HR & Management
The UK cities experiencing the strongest salary growth
3 min read
04 July 2017
Although there’s a great deal of economic uncertainty doing the rounds, businesses up and down the country are increasing staff pay, so here are the ten cities with the strongest salary growth.
With the general election taking place in June, it wouldn’t have been unexpected for businesses to tighten their belts ahead of the unknown. However, CV-Library has found that salary growth rose 1.3 per cent year-on-year.
Salary growth was significantly diverse across the country though, with some cities surging in the amount of pay they’re offering staff, while other locations have experience a dismal increase.
Sheffield came top of the pile for strongest salary growth, with a rise of 11.3 per cent in June 2017 versus June 2016. And on a month-on-month salary growth basis, Glasgow rose by 9.1 per cent, followed again by strength in Sheffield on a 1.2 per cent monthly rise.
Lee Biggins, founder and MD of CV-Library, said:“We are now one year on from the EU Referendum, and with post-election uncertainty still looming, it is very positive to see that salaries are continuing to rise at a steady rate, across the UK.
“Many key cities and sectors have seen positive growth, indicating that businesses across the nation are still working hard to attract talented candidates to their vacancies, despite these unpredictable times.”[rb_inline_related]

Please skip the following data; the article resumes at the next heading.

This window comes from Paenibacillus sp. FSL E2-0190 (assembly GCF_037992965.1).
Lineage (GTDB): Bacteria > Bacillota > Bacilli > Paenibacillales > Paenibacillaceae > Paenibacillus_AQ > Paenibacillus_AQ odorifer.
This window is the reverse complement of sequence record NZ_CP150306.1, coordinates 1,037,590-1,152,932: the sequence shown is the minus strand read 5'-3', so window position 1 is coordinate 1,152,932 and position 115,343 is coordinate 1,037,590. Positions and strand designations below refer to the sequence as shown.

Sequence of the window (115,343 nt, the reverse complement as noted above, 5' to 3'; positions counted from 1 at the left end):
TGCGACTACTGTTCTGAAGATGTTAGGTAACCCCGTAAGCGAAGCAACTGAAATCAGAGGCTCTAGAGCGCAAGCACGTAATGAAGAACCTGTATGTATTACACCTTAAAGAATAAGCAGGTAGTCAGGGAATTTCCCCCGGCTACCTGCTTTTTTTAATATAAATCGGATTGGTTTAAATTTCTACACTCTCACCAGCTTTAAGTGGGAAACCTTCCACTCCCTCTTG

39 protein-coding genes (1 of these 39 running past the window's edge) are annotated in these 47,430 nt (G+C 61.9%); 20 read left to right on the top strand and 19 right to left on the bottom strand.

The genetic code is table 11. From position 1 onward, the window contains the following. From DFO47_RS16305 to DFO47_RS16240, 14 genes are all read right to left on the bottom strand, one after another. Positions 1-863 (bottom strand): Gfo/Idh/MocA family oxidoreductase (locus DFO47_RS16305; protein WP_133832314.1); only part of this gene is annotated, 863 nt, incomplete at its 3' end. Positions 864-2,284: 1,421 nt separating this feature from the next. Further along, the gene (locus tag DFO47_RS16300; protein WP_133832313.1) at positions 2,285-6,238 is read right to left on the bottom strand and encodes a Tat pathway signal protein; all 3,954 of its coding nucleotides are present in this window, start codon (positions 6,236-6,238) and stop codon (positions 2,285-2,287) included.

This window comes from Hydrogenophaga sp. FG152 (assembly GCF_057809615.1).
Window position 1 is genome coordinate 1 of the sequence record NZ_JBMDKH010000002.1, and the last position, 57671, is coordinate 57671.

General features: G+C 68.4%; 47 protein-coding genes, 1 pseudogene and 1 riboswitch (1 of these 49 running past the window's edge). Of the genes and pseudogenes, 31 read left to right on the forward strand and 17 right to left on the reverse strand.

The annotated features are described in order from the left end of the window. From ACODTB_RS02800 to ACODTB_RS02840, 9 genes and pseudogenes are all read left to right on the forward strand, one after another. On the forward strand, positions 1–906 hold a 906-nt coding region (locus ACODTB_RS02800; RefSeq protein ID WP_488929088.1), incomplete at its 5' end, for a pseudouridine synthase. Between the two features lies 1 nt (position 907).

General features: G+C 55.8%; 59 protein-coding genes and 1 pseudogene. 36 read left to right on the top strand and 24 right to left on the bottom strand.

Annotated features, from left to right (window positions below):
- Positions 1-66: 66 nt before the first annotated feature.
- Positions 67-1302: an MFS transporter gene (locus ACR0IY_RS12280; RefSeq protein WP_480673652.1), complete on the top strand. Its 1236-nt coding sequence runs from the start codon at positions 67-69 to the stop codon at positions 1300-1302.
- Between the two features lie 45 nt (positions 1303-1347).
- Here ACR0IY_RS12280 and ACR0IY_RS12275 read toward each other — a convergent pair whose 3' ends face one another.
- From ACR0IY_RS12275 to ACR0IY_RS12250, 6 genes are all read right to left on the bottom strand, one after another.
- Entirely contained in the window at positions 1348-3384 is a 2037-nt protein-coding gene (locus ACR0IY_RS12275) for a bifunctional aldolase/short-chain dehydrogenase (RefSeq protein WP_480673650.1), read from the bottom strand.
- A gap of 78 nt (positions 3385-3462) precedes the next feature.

The top ten cities for year-on-year salary growth are:
(1) Sheffield – 11.3 per cent
(2) Cardiff – 10.9 per cent
(3) Edinburgh – 7.4 per cent
(4) Glasgow – 4.6 per cent
(5) Leeds – 3.3 per cent
(6) Manchester – 1.6 per cent
(7) London – 1.5 per cent
(8) Bristol – 1 per cent
(9) Brighton – 0.5 per cent
(10) Southampton – 0.2 per cent
There were also sectors across the UK that demonstrated strong salary growth, with hospitality pay rising 15.2 per cent annually. This was followed by 8.5 per cent in administration, 4.7 per cent in both social care and education, and 3.8 per cent in automotive.
But despite a willingness to pay more, the findings revealed that application rates had fallen 11.6 per cent year-on-year.
Biggins added that uncertainty will be down to the lower rates, even if companies are more optimistic. He suggested that companies will need appealing packages beyond just salary growth to win new recruits.
Companies remain expectant when it comes to recruitment though, with vacancies rising 4.4 per cent over the period. In fact, that vacancy count surged significantly in Glasgow, which had a 24.1 per cent rise of jobs, with Brighton and Manchester following on respective increases of 19.5 per cent and 17.5 per cent.